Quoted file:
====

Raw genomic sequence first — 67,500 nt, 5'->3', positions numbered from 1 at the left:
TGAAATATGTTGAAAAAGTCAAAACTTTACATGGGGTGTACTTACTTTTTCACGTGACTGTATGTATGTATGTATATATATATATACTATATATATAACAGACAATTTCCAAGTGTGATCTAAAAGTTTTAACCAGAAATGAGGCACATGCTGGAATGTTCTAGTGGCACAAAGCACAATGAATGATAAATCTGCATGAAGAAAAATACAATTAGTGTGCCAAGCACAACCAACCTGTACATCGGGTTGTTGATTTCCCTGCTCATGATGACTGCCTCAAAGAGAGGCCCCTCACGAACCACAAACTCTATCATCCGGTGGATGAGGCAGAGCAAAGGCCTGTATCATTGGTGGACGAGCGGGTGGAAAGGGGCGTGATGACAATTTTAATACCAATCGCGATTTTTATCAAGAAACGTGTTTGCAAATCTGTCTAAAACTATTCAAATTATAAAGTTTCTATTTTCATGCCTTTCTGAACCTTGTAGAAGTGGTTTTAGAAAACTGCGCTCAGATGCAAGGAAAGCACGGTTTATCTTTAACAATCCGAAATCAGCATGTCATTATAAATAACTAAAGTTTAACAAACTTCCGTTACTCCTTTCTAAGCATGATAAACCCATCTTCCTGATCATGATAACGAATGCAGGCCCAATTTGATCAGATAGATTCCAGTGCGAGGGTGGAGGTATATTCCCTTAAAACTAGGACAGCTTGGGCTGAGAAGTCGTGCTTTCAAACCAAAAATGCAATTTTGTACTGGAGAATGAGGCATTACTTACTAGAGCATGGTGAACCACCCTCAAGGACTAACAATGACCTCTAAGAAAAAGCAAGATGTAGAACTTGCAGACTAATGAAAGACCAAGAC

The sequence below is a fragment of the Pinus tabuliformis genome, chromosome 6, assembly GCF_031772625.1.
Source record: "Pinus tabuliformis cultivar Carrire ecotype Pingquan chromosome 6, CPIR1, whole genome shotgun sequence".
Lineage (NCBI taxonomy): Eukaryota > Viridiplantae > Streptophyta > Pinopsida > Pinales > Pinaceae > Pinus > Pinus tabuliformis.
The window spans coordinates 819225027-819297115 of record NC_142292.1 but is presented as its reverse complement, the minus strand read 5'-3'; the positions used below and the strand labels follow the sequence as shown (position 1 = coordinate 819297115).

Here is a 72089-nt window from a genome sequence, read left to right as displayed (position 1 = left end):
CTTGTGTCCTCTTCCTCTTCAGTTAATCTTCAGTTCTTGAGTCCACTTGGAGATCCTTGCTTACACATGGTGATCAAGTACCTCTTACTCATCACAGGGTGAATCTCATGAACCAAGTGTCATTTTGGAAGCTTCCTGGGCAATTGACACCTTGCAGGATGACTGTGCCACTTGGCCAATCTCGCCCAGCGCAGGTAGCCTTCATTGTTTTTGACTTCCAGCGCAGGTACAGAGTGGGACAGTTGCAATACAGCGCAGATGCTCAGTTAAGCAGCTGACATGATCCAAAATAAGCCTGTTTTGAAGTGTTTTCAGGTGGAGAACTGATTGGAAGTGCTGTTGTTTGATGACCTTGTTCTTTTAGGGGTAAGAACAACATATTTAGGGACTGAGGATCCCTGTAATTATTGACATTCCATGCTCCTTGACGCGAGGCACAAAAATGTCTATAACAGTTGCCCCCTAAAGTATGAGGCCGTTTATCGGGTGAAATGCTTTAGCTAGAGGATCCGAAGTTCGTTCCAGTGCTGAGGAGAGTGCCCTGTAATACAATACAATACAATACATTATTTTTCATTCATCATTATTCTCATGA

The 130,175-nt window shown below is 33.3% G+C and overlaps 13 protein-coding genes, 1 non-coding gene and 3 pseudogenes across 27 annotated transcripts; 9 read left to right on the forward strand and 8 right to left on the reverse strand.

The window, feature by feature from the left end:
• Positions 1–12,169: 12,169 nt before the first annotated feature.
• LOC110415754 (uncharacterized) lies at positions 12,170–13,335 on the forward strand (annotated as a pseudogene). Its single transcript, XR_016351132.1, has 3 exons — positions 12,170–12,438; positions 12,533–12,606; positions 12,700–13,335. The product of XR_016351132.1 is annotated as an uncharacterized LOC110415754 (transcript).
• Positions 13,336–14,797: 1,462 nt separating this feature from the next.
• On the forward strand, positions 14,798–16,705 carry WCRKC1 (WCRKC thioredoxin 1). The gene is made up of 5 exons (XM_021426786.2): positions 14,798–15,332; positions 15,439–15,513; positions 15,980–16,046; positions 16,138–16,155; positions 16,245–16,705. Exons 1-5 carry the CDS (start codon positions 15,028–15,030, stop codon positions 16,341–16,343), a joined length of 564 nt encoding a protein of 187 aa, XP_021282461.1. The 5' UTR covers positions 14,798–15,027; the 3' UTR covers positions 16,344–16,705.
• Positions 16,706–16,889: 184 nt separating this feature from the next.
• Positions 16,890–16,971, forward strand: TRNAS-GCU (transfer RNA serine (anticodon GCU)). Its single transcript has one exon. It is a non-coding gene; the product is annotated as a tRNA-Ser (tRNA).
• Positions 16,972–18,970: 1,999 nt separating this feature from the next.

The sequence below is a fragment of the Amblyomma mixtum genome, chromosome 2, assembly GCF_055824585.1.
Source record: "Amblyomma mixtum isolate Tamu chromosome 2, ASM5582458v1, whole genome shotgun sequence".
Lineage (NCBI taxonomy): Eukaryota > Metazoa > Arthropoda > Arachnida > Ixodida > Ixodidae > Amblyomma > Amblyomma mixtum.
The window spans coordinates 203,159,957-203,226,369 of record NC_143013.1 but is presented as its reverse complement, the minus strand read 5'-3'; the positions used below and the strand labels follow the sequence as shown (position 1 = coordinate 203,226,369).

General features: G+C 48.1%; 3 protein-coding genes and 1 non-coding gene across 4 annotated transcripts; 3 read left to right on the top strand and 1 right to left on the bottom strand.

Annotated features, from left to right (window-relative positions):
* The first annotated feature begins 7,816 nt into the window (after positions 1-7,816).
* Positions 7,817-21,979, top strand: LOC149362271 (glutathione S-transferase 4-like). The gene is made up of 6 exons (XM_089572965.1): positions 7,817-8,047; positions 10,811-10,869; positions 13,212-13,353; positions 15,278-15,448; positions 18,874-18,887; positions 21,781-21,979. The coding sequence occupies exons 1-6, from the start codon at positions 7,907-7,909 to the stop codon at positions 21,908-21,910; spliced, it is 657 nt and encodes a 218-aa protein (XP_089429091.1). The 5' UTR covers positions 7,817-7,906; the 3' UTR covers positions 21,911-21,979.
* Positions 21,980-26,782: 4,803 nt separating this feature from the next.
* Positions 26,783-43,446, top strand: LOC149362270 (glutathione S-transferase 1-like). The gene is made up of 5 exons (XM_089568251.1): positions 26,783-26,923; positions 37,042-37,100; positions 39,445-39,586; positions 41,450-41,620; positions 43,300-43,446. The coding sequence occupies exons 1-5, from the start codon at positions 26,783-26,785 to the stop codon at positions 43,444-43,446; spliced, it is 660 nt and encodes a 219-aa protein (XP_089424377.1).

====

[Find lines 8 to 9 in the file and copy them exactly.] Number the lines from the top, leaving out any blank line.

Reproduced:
CTTGTGTCCTCTTCCTCTTCAGTTAATCTTCAGTTCTTGAGTCCACTTGGAGATCCTTGCTTACACATGGTGATCAAGTACCTCTTACTCATCACAGGGTGAATCTCATGAACCAAGTGTCATTTTGGAAGCTTCCTGGGCAATTGACACCTTGCAGGATGACTGTGCCACTTGGCCAATCTCGCCCAGCGCAGGTAGCCTTCATTGTTTTTGACTTCCAGCGCAGGTACAGAGTGGGACAGTTGCAATACAGCGCAGATGCTCAGTTAAGCAGCTGACATGATCCAAAATAAGCCTGTTTTGAAGTGTTTTCAGGTGGAGAACTGATTGGAAGTGCTGTTGTTTGATGACCTTGTTCTTTTAGGGGTAAGAACAACATATTTAGGGACTGAGGATCCCTGTAATTATTGACATTCCATGCTCCTTGACGCGAGGCACAAAAATGTCTATAACAGTTGCCCCCTAAAGTATGAGGCCGTTTATCGGGTGAAATGCTTTAGCTAGAGGATCCGAAGTTCGTTCCAGTGCTGAGGAGAGTGCCCTGTAATACAATACAATACAATACATTATTTTTCATTCATCATTATTCTCATGA

The 130,175-nt window shown below is 33.3% G+C and overlaps 13 protein-coding genes, 1 non-coding gene and 3 pseudogenes across 27 annotated transcripts; 9 read left to right on the forward strand and 8 right to left on the reverse strand.